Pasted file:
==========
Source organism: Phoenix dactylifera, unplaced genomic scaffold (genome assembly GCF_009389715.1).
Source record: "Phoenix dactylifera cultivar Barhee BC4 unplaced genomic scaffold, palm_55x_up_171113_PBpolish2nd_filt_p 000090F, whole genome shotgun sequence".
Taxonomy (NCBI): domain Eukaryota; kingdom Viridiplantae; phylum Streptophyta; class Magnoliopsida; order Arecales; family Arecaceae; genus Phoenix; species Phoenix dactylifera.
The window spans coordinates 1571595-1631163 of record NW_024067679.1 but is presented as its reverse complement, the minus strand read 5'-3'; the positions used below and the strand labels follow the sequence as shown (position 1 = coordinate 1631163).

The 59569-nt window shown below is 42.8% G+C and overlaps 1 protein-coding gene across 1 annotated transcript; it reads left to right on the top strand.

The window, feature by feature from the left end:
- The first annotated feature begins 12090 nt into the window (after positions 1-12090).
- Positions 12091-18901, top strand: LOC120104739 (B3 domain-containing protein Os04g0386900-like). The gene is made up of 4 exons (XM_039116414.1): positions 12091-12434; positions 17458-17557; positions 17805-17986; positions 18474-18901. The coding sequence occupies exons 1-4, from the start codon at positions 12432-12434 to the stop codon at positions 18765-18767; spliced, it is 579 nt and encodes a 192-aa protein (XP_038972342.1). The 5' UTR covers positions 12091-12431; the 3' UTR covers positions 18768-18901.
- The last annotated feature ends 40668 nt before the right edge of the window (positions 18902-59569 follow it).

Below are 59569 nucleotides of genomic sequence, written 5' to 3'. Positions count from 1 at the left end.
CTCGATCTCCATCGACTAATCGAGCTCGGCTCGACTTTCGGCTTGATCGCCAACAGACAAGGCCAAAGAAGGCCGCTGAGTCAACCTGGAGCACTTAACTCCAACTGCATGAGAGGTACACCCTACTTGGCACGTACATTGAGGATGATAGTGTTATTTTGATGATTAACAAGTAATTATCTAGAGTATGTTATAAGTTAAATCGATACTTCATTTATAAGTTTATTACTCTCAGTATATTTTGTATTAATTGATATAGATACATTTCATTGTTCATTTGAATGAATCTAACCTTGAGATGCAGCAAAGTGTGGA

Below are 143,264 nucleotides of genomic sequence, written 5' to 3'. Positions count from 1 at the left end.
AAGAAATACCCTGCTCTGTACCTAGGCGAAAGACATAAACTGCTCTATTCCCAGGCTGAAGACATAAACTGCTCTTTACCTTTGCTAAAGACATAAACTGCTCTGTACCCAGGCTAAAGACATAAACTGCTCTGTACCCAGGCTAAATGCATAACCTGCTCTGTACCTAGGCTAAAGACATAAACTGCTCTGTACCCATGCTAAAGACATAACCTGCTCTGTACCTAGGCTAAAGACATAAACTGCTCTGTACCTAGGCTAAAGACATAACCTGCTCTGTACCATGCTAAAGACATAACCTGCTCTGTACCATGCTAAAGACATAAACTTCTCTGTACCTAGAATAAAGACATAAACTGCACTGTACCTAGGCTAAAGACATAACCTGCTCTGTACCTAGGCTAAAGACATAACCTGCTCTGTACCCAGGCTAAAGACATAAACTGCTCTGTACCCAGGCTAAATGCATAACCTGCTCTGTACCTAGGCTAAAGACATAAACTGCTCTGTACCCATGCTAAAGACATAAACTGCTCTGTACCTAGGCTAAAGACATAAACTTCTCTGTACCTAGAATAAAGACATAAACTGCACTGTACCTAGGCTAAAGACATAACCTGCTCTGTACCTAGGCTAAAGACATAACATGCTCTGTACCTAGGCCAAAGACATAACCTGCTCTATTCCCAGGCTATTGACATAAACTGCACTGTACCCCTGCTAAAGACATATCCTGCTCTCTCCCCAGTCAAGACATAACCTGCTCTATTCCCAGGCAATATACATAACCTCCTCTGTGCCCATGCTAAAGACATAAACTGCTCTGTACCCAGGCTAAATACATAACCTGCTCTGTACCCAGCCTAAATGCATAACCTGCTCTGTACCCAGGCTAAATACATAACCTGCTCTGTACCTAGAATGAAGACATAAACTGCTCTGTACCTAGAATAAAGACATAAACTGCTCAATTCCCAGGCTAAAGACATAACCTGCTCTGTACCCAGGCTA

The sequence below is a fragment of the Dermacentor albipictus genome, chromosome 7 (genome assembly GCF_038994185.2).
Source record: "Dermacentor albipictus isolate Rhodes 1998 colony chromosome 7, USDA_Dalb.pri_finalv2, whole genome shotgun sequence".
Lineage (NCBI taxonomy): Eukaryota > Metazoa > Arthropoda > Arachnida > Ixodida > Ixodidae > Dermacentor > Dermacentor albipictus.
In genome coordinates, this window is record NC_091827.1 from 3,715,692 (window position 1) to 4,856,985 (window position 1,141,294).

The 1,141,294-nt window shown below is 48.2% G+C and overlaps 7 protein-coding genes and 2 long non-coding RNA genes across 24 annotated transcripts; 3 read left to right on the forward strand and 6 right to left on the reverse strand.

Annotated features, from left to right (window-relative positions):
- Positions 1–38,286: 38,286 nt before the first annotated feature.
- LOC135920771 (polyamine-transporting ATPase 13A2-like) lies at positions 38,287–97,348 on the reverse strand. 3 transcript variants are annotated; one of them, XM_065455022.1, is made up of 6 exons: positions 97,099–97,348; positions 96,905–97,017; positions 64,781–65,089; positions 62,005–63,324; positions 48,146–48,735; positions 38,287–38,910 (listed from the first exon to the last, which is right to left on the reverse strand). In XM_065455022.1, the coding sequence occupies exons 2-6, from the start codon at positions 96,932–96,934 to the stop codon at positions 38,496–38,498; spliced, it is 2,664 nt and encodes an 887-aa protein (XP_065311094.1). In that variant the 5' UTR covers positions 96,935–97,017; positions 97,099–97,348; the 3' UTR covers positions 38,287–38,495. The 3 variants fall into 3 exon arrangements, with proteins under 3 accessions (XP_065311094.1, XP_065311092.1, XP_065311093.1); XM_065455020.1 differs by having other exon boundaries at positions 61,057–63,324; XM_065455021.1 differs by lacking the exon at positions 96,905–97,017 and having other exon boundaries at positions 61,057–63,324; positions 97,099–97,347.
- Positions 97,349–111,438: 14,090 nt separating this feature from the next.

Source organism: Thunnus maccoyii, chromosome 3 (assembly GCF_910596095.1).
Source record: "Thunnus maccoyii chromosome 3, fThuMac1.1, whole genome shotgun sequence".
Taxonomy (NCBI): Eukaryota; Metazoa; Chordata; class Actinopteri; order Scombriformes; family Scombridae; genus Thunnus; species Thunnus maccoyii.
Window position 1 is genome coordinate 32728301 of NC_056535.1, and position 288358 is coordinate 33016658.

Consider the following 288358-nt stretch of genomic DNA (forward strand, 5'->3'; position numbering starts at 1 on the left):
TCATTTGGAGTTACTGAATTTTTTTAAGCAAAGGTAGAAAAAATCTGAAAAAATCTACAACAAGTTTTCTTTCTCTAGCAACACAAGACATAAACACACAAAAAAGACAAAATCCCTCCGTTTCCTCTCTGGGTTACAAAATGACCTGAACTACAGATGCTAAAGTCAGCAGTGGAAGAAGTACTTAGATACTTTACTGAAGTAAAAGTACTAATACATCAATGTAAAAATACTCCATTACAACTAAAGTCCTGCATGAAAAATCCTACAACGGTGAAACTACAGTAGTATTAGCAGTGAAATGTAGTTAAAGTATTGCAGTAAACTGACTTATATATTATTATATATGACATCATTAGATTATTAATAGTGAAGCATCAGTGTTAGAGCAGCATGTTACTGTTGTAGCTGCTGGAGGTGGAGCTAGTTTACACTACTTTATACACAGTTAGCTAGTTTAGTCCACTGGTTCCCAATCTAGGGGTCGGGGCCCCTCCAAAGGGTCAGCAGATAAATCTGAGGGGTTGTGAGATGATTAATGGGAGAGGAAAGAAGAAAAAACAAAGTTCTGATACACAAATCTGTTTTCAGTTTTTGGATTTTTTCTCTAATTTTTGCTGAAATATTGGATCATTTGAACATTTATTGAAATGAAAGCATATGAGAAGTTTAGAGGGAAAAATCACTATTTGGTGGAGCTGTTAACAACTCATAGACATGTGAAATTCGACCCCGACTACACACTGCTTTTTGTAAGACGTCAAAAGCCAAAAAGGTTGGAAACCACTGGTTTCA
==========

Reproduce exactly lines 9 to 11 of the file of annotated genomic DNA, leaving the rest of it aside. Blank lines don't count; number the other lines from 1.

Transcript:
- The last annotated feature ends 40668 nt before the right edge of the window (positions 18902-59569 follow it).

Below are 59569 nucleotides of genomic sequence, written 5' to 3'. Positions count from 1 at the left end.
CTCGATCTCCATCGACTAATCGAGCTCGGCTCGACTTTCGGCTTGATCGCCAACAGACAAGGCCAAAGAAGGCCGCTGAGTCAACCTGGAGCACTTAACTCCAACTGCATGAGAGGTACACCCTACTTGGCACGTACATTGAGGATGATAGTGTTATTTTGATGATTAACAAGTAATTATCTAGAGTATGTTATAAGTTAAATCGATACTTCATTTATAAGTTTATTACTCTCAGTATATTTTGTATTAATTGATATAGATACATTTCATTGTTCATTTGAATGAATCTAACCTTGAGATGCAGCAAAGTGTGGA